This is the flip side of my article Advice for pedophiles who don’t want to offend. A few days ago I did a Skype video interview with some wonderful young ladies who were very nice and easy to talk to. One of the questions they asked me was how to protect their children from sexual abuse. It took me aback, as I had never been asked this before and never expected for anyone to ask me this. I can’t remember what exactly I said, but I am sure my reply was woefully inadequate. But I’ve had a few days to think about it, so I decided to go ahead and formulate a post about it. To that end . . .
1) Remember that most offenders are not pedophiles – This is a difficult one for people to grasp. They’ve heard the word ‘pedophile’ conflated with sex offender so many times in the media and elsewhere that they genuinely believe that anyone who molests children is a pedophile. Ergo, when they are watching out for potential child molesters, they tend to look for people who fit some kind of pedophilic stereotype: they’re exceptionally nice to children, are awkward and ungainly around adults, etc. But the fact is, the majority of sex offenders against children (60-80%) are not pedophiles. They tend to be people who are very close to the child, often a family member. Fathers and stepfathers are the primary culprits, but they can be grandfathers, mothers, grandmothers, uncles, aunts, cousins, or close friends of the family too. This doesn’t mean that none of these people can be pedophiles, but generally they aren’t. Essentially, almost anyone can be a child molester.
The problem with the molesters-are-always-pedophiles viewpoint is that it tends to distract people from the more likely culprits: situational offenders who are closely related to the child. Parents really need to get out of this mindset, to keep their eyes and ears open and not be distracted by stereotypes. Also, despite the horrific sensational stories you see in the news, “stranger danger” is a greatly exaggerated problem. I’m not telling you to drop your guard entirely, but the reality is, of the million or so children who disappear every year, the vast majority of these are either runaways or parental abductions. Stranger abductions hover around one hundred per year, numbers that do not justify the extreme anxiety modern parents have about them. Moreover, when parents are spending all their time looking outward for potential dangers, they are often ignoring the real problematic area: their own home.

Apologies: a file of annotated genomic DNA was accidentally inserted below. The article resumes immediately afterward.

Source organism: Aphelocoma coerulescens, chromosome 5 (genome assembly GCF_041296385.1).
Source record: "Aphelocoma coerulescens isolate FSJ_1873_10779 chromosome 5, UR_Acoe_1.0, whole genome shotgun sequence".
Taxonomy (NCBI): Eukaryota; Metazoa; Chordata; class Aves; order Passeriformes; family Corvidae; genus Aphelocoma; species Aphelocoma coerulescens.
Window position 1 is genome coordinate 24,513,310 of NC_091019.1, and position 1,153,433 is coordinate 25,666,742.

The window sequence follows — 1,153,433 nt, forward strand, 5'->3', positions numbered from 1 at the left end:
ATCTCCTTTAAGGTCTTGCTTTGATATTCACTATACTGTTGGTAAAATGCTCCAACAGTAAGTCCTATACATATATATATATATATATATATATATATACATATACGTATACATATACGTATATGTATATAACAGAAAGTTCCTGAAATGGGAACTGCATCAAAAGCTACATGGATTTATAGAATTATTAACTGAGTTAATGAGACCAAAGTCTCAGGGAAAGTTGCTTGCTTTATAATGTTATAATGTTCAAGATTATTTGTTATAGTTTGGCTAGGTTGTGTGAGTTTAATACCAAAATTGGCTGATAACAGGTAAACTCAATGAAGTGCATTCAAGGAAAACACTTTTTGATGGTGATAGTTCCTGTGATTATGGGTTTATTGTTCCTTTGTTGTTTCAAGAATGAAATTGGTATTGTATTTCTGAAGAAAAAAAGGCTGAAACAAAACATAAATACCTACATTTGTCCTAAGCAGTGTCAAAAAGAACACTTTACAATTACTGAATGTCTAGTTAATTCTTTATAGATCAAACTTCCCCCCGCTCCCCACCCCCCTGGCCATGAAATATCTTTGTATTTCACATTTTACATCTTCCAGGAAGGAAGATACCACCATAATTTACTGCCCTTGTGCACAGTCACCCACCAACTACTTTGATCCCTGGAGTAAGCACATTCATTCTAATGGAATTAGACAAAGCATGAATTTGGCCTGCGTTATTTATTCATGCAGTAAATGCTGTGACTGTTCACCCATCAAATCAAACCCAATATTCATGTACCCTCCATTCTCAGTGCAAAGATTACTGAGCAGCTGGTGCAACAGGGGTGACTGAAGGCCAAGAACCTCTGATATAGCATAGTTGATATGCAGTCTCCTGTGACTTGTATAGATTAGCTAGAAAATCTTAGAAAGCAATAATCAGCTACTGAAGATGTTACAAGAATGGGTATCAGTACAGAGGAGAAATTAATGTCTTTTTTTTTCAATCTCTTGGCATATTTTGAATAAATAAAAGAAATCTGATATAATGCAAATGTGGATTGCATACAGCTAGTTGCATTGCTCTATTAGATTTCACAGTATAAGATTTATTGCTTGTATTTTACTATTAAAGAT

2) The ‘good touch, bad touch’ talk is counterproductive – At least for younger children, the concept of ‘good touch, bad touch’ generally fails to acknowledge an important reality: children are not inherently disgusted by sexual contact. Thus, when parents tell their children things like, “If someone touches you and it makes you feel uncomfortable, then that’s bad touch,” they are sending kids the wrong message. Small children have no inherent moral compass. It’s one of the things that makes them appealing to us. They don’t come with preconceived notions about reality, and that includes sex. Thus, if someone rubs their genitalia and it feels good (massages often feel good to kids, no matter where they are being massaged), then they aren’t going to automatically associate that with ‘bad touch’ and may even encourage it. Likewise, if the child initiates such contact, as they sometimes do, then they almost certainly aren’t going to consider that bad touch.
So, how do you get around this problem? After all, there may be times when a parent or doctor needs to touch a child’s genitalia in order to clean them, check for problems, etc., and you don’t want the child to think of that as abusive. The problem here is really one of proper communication, something small children often struggle with. Which leads to my third suggestion . . .
3) Children should know what’s appropriate for both adults and themselves – Many parents shudder at the idea of talking to young children about sex, but the fact is, the more the child knows, the better they will understand the motivations of those who might abuse them. ‘Good touch, bad touch’ is far too vague to be useful and, as I said earlier, it can actually confuse kids. They should understand that even if it feels good to them, having their genitalia touched by an adult is wrong if it isn’t for a specific purpose like cleaning and medical attention, and even then there are only a handful of people who should be allowed to do that. Likewise, it is never appropriate for a child to be touching an adult’s genitals for any reason, so if they are asked to do so, that is abuse.